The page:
“I really don’t want to underplay his talent—along with Spark he stands head and shoulders above the rest. His father was from Donegal and he was brought up in a room-and-kitchen tenement on Maryhill Road. He wrote about Glasgow the way James Joyce wrote about Dublin and planned a collection of short stories about Glasgow in a Dubliners style. The output is not huge and his novels The Boy Who Wanted Peace, Grace and Miss Partridge and Mr Alfred, M.A. don’t receive much attention, but he is a wonderful writer and we need to hear more about him.”

At Bicket’s recent book launch, Church of Scotland minister Ron Ferguson referred to Mackay Brown’s deep passion for Celtic Football Club.

Bicket jocularly suggested the writer and poet was ‘obsessed with Celtic’ but adds that ‘the sense of belonging, community and being in a relationship with people is a really positive aspect’ of support at the club. For many, religion and football don’t mix, but perhaps for a club with the Catholic religion at its root that can also be redeemed. Faith can be linked to Celtic without being labelled ‘sectarian.’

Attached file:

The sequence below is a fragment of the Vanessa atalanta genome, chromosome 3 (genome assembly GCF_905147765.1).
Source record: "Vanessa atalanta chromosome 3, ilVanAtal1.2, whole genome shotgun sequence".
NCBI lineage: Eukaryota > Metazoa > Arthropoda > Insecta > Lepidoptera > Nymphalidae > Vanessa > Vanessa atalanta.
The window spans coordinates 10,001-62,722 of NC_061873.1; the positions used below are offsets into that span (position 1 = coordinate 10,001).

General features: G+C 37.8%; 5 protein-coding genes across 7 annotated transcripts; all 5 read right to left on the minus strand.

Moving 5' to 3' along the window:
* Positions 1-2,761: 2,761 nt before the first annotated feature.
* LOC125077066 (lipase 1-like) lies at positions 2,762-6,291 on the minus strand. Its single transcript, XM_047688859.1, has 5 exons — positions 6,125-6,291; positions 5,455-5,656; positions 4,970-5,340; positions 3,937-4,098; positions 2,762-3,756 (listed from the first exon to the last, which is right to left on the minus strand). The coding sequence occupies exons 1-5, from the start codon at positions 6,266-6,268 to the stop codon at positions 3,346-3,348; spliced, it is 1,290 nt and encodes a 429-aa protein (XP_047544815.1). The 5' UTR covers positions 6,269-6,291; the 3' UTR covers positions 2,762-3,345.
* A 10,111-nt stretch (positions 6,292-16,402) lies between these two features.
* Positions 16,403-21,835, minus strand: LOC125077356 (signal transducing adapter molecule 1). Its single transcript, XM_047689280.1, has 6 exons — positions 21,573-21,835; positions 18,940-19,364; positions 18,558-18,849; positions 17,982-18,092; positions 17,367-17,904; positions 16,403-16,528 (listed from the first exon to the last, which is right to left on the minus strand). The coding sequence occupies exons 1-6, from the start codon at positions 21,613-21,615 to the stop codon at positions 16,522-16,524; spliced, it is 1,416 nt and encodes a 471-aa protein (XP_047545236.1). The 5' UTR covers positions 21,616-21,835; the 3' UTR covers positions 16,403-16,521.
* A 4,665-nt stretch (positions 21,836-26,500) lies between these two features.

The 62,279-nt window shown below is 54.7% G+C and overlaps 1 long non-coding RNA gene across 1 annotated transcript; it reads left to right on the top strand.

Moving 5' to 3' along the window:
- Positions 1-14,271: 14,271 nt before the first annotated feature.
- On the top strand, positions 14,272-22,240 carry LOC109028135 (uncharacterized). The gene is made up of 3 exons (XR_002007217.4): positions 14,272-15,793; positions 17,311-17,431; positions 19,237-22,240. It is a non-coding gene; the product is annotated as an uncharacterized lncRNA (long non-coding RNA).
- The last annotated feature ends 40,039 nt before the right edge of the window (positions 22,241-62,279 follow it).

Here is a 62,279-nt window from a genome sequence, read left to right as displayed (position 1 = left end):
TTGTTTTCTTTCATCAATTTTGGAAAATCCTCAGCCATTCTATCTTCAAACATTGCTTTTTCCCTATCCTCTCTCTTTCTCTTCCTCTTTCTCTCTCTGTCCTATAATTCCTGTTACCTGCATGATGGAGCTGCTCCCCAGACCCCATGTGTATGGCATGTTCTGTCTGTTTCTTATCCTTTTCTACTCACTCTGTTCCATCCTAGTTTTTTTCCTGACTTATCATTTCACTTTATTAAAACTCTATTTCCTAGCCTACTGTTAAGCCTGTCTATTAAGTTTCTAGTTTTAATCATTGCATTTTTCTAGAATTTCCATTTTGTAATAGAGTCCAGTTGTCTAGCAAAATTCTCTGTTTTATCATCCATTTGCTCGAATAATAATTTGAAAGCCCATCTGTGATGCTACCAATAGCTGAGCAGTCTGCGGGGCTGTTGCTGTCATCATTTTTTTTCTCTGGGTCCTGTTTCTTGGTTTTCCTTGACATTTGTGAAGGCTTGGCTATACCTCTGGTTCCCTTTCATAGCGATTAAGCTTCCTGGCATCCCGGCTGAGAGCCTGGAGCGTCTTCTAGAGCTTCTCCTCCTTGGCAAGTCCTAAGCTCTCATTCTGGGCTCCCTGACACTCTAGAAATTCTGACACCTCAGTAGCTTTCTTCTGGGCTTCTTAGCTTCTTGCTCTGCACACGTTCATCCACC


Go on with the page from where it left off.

“I think Mackay Brown saw it as being part of a broader society,” Bicket said. “There are others who share something with you. Religion and football are there. They are part of history and there is an opportunity for dialogue and relationship. It can be reclaimed in a good and inclusive way.”

– For more on George Mackay Brown and the Scottish Catholic Imagination by Linden Bicket visit: